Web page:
WASHINGTON (Reuters) - U.S. President Donald Trump is set to meet Wednesday with New York Governor Andrew Cuomo over the fate of a key northeast rail tunnel.
Cuomo said in a radio interview Tuesday he is tentatively set to meet with Trump and U.S. Transportation Secretary Elaine Chao. “This is one of those pressing, practical issues that we need resolution on for the good of New York and the entire northeast,” Cuomo told WNYC Radio. “I am going to keep hammering away.”
An administration official confirmed the meeting.
The “Gateway project” would replace the Portal North Bridge in New Jersey, which is a source of many trains delays, build a new $13 billion rail tunnel under the Hudson River, and rebuild the North River Tunnel that connects New Jersey and Penn Station and is used by Amtrak trains, among other projects.
Failure of the lines in the current tunnel, which was heavily damaged during 2012’s Superstorm Sandy, could come within a decade and would hobble commuting in the metropolitan area that produces 10 percent of the country’s economic output.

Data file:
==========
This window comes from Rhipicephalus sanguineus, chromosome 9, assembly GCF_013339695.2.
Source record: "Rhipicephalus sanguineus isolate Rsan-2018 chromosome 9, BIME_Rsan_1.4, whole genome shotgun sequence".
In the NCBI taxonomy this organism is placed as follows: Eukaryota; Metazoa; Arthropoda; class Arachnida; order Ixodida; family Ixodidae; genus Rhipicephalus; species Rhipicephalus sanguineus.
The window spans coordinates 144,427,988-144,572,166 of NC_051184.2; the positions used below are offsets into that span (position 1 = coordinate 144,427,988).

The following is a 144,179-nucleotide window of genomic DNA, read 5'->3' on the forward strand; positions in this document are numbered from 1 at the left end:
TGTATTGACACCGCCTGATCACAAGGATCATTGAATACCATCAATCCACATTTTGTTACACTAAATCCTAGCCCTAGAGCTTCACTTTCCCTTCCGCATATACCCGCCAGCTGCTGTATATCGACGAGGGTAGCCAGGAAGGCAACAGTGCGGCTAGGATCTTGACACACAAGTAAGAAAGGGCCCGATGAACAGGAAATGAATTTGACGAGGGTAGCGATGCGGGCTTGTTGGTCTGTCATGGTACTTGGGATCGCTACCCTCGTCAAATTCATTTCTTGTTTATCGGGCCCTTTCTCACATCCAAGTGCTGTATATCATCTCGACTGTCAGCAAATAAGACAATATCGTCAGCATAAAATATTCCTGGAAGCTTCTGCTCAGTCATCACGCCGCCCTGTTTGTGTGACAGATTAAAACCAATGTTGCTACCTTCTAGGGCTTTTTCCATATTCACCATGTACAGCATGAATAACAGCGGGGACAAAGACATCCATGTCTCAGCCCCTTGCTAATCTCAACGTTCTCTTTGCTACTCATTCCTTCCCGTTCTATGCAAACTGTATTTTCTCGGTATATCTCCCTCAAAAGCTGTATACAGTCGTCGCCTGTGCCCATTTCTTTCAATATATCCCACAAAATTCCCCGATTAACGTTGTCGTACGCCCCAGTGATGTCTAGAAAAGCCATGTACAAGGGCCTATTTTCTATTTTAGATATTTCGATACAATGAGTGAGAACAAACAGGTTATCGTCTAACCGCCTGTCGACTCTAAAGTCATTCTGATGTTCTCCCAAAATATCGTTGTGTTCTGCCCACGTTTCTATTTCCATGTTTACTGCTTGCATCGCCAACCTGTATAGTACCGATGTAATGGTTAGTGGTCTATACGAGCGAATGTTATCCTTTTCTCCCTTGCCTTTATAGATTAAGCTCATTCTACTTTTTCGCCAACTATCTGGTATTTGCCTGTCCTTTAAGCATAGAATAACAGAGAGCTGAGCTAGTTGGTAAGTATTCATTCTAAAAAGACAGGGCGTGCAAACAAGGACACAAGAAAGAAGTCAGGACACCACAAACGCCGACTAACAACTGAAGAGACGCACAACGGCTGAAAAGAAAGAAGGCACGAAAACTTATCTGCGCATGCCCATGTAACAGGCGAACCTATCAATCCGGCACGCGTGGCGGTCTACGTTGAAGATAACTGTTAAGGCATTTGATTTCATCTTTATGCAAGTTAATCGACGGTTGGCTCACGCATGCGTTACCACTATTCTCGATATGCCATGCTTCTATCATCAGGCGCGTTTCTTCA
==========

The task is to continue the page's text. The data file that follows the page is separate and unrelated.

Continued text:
The project focuses on a 10-mile segment of the Northeast Corridor, which carries over 200,000 Amtrak and New Jersey Transit passengers a day.
Cuomo toured the existing tunnel under the river last month in a push for funding and sent video of the tour to Trump.
Cuomo said the century-old tunnel is “on the brink of a very bad situation.” It would take seven years to build a new tunnel, Cuomo said and said he is unsure the existing tunnel will last that long.
Earlier this year, Chao said New York and New Jersey must shoulder more of the costs to build the tunnel under the Hudson River.
“New York and New Jersey have got to up their local share,” Chao said. “New York and New Jersey are two of the richest states in the country.”
Political wrangling over the project stretches back more than a year.
Trump has opposed directing funding for the project, angering Democrats and some Republicans. Senate Democratic Leader Charles Schumer of New York blocked many of Trump’s key transportation nominees for months over the issue before relenting in February.
In December, New York and New Jersey committed $1.75 billion and $1.9 billion, respectively, to fund the new tunnel under the Hudson River, but would largely rely on upfront government loans.
Reporting by David Shepardson; Editing by James Dalgleish